Hello, and welcome to Fleet Chronicles’ first blog entry! I was inspired to write this blog because over my 25 years of experience, I have found that sharing stories, lessons learned, and best practices brings us together.

The connections we make through conferences, associations, and social media builds relationships that foster growth and success. Through this blog, I hope to begin a dialog with you, one that focuses on the day-to-day operational life of a large municipal fleet manager (overseeing 3,600 vehicles) by chronicling all of the strategies, success stories, and challenges ranging from data analysis, to staffing, to vehicle maintenance. Along the way, I hope I can pass on what’s worked for me to other fleet professionals facing similar challenges and situations.

Effective communication is just like diagnosing a vehicle — you’re only going to go as far as you’re able to communicate.

The daily challenges we face in fleet are real, and communication is at the core of everything we do. As a former heavy equipment mechanic, I love to be around the shop floor. There is something very fulfilling about tearing down a piece of equipment, identifying what failed, getting the new parts, putting it all back together and back on the road. Diagnosing a vehicle requires paying attention to every symptom, so you can fix it right the first time. If you skip a step in troubleshooting, misinterpret a symptom, or do not use the manual, it can make the simplest of problems complex.

Stay Connected With Your Team

As leaders, one the most important tools in your tool box is strong communication skills. For me, effective communication is just like diagnosing a vehicle — you’re only going to go as far as you’re able to communicate. No matter the size and complexity of your program, communication, whether it’s written or verbal, is essential to staying connected to your team. The folks in the trenches getting the day-to-day work done may miss out on what is happening or get secondhand information. I once heard the saying “In the absence of information, rumors will be spread and where rumors spread, morale plummets.” Speaking from experience, this can and does happen. So how do you communicate with your team? Are you actively engaged and truly listen? Do you make the time for your most important resource? Hint: it’s your team!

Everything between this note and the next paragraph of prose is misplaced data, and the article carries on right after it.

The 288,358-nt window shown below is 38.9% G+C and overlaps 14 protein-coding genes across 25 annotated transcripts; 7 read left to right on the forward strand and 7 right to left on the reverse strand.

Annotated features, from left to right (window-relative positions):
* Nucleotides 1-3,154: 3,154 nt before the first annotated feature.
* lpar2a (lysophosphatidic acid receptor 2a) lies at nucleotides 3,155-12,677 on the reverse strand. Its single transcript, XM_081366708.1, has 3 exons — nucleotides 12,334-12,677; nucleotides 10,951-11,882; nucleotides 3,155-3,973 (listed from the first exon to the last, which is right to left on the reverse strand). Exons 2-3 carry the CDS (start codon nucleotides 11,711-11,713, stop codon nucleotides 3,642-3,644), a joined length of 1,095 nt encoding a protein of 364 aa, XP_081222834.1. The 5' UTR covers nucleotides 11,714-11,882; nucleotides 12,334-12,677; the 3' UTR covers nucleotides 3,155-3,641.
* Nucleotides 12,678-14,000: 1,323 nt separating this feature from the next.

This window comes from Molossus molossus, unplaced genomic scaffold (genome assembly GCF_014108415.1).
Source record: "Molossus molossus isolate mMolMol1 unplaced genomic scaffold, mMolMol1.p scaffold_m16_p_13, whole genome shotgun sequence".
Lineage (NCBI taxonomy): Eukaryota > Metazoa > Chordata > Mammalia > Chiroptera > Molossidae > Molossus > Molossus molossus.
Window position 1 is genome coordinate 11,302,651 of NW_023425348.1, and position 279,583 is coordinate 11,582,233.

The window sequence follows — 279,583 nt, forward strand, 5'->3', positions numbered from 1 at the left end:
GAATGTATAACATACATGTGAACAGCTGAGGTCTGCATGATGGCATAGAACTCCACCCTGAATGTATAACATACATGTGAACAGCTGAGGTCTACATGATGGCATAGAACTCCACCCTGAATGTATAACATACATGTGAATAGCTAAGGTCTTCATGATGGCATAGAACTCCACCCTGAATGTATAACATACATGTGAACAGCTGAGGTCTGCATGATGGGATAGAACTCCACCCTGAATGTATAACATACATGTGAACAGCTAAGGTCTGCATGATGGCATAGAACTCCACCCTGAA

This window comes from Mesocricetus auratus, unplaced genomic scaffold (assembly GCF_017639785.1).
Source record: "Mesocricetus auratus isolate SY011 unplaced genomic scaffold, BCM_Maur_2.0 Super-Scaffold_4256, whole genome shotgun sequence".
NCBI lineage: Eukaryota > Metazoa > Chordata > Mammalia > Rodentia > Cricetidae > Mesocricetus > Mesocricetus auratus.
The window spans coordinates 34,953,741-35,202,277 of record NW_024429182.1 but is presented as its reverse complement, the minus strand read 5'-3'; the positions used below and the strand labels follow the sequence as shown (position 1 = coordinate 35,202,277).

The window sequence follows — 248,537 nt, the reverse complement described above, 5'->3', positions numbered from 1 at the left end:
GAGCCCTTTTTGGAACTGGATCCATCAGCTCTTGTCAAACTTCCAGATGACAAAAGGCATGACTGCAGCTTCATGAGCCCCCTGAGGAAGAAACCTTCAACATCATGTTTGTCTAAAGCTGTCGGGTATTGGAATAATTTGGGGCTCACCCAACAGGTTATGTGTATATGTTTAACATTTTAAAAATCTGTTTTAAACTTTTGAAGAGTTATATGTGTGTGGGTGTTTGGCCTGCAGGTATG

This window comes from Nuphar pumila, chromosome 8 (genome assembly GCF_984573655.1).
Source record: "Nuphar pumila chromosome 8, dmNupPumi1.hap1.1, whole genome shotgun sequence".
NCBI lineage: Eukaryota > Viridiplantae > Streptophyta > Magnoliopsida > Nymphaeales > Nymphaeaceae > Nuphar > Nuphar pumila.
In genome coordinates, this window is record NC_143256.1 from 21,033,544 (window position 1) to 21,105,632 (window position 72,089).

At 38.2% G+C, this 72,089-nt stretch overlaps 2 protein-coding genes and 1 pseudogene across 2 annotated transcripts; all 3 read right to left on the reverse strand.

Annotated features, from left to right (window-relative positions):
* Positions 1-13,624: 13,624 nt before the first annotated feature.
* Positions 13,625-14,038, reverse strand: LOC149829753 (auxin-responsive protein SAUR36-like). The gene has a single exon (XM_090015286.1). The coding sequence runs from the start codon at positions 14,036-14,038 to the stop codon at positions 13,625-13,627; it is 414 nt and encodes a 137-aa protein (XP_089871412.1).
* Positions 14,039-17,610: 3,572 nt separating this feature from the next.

You can’t lead from behind your desk, so get out there! I advocate walking the floor and engaging staff face to face. Do you have geographically separated operations or multiple shifts? If so, dedicate time to visit each shop and shift monthly. As you get to know and talk to your team, you will find out how best to engage, connect, and provide information. I hold quarterly town hall style meetings with my entire team, providing a detailed overview of everything going on and what’s upcoming. I solicit questions and concerns in advance and address them in this forum. To disseminate information in between these meetings, we recently installed information monitors in all the shops that stream current events, safety messages,and recognition and organizational performance measures. We also publish a newsletter with articles that highlight employees, events, and accomplishments. While not everyone can afford to install monitors in the shops, newsletters, e-mails, and town halls are budget-friendly, easy ways to share and communicate information.

The fact of the matter is we are all busy, doing more with less, but staying connected with your team has to be at the top of your must-do list. It begins with open, honest, and consistent communication, which in turn, will open the door to a strong working relationship with your team, which will continue to grow by staying engaged, actively listening, and following through or “closing the loop” with your employees. Building this trust though solid communication will encourage employees to come to you with their ideas and challenges, which will lead to an effective and high-performing team.

About the author
Bill Griffiths

Bill Griffiths

Fleet Chief, Montgomery County, Md.

Bill Griffiths is the Division Chief of Montgomery County Fleet Management Services in Maryland. A self-described fleet nerd, he has a passion for vehicles, data, and baseball. Bill has more than 25 years of experience that spans across military, federal, and local government fleets.

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